SEC files new charges against Bank of America for failing to disclose losses

[JURIST] The US Securities and Exchange Commission (SEC) [official website] filed new charges [complaint, PDF] Tuesday against Bank of America (BOA) [corporate website], alleging that the company failure to disclose [press release] to its shareholders "extraordinary losses" at Merrill Lynch [corporate website] prior to the merger of the two companies. The SEC's complaint charges BOA with violating Section 14(a) of the Securities Exchange Act of 1934 and SEC Rule 14a-9 [texts], which require disclosure "necessary or appropriate ... for the protection of investors." BOA shareholders voted to approve the proposed merger with Merrill Lynch at a meeting in December 2008. The SEC alleges that BOA learned that Merrill Lynch had incurred billions of dollars in losses for October and November before the vote, but failed to disclose the losses to shareholders. Merrill Lynch's full fourth quarter 2008 losses, totaling more than $15 billion, were announced more than a month later, in January 2009. BOA stock dropped nearly 30 percent the next day, according to the SEC.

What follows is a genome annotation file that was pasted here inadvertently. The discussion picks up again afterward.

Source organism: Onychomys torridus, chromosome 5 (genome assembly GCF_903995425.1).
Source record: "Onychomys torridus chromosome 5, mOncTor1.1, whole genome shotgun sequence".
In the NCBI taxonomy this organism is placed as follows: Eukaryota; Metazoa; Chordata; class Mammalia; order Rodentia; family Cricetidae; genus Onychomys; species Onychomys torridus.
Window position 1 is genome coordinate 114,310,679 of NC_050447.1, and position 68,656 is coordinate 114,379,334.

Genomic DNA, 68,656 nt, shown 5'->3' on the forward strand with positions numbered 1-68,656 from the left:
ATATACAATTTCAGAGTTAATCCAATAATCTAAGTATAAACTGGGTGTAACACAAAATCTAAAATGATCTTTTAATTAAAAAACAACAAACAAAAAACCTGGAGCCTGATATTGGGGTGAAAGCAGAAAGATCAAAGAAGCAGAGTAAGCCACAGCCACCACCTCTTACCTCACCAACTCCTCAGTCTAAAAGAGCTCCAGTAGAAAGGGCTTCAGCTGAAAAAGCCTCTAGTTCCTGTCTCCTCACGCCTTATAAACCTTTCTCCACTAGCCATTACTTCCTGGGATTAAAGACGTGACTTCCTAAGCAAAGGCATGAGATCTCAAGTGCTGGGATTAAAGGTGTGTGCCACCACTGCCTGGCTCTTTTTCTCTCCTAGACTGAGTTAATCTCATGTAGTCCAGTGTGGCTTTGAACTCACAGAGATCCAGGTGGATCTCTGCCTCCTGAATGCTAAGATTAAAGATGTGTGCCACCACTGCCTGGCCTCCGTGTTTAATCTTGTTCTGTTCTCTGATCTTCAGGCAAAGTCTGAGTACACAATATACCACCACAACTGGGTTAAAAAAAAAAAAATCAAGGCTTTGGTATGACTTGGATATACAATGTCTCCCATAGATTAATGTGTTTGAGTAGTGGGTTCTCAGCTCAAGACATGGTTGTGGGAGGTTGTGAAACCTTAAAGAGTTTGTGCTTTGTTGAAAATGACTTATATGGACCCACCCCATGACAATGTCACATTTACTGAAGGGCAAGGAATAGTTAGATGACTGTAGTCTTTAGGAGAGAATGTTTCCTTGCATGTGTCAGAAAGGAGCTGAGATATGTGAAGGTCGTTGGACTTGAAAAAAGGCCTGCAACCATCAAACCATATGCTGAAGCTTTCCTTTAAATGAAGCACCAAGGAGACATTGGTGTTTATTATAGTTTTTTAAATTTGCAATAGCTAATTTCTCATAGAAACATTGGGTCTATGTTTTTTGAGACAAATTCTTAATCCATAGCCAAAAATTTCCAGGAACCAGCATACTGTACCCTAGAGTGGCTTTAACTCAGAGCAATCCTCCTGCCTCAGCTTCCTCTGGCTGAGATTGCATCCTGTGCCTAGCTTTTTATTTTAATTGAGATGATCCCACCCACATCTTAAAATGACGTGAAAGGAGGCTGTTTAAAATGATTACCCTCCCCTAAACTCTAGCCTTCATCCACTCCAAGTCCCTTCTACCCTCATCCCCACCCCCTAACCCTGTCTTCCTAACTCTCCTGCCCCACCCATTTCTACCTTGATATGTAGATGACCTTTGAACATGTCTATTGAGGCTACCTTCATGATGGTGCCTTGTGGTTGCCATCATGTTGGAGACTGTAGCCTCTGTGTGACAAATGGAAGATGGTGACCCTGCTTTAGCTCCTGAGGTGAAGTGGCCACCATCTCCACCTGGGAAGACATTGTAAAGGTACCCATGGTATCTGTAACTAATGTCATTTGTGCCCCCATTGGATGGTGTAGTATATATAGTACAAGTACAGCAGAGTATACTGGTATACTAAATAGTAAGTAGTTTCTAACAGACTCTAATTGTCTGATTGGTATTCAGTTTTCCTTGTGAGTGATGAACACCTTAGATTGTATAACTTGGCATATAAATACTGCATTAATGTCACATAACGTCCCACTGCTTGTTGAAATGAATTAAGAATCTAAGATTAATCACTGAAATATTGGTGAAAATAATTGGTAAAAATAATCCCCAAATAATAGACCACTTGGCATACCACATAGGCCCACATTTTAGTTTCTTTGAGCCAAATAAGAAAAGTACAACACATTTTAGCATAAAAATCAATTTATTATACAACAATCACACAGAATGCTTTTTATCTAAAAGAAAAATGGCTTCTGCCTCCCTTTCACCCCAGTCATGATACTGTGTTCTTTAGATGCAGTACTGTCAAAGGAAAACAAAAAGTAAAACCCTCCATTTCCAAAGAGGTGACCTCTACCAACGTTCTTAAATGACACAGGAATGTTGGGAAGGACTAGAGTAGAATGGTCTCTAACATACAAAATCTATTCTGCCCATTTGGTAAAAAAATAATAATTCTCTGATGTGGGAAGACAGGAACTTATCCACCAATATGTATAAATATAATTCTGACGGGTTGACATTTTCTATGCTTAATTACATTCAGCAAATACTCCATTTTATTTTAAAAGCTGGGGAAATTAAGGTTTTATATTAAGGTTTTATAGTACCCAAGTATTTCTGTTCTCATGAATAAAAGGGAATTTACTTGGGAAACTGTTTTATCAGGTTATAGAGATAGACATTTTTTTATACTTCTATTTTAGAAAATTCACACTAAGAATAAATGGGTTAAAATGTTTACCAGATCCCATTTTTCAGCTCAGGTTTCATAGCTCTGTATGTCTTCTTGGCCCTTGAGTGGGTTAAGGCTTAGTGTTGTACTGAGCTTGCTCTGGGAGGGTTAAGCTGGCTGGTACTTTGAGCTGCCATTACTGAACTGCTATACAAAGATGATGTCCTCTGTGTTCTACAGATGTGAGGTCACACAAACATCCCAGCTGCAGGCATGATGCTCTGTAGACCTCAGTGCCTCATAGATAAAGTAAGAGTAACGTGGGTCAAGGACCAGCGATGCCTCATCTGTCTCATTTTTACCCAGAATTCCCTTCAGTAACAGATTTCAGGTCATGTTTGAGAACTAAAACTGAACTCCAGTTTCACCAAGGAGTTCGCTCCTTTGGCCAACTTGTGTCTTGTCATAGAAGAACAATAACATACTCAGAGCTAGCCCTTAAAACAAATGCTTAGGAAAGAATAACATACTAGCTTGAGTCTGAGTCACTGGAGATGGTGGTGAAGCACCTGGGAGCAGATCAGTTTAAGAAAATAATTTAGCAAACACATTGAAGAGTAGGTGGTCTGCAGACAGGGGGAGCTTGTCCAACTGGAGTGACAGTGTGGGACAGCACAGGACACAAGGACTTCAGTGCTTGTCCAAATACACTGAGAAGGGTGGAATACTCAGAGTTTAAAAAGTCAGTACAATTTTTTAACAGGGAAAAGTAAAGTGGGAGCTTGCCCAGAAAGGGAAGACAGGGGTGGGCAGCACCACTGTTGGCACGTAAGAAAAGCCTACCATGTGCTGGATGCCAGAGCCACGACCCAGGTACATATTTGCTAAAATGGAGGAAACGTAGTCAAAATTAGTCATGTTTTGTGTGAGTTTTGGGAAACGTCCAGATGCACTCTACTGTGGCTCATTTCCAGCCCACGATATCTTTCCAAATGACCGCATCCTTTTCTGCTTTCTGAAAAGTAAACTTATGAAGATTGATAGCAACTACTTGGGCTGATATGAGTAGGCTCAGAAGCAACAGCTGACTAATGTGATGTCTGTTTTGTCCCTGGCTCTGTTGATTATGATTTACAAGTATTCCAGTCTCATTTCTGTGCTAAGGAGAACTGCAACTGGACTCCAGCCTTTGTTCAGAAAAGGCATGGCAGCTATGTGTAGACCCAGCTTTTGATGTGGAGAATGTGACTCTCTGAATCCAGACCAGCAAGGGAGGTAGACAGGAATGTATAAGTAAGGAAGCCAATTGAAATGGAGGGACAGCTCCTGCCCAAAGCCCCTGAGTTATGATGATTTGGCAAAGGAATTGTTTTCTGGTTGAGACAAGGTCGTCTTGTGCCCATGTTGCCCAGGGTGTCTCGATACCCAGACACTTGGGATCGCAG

The SEC originally sought to add this charge to its previous case against BOA, which charged it with misleading investors [JURIST report] regarding billions of dollars paid to Merrill Lynch executives during the acquisition of the firm. A federal judge twice rejected a proposed settlement [JURIST report] between the SEC and BOA for $33 million, which did not admit any fault or directly penalize any corporate executives, calling the settlement unfair to the shareholders. The original complaint, filed in August, alleges that during the merger of the companies, BOA allowed Merrill Lynch to pay more than $3.6 billion in bonuses to its executives, despite record losses at that time, and withheld such information from its shareholders.



 

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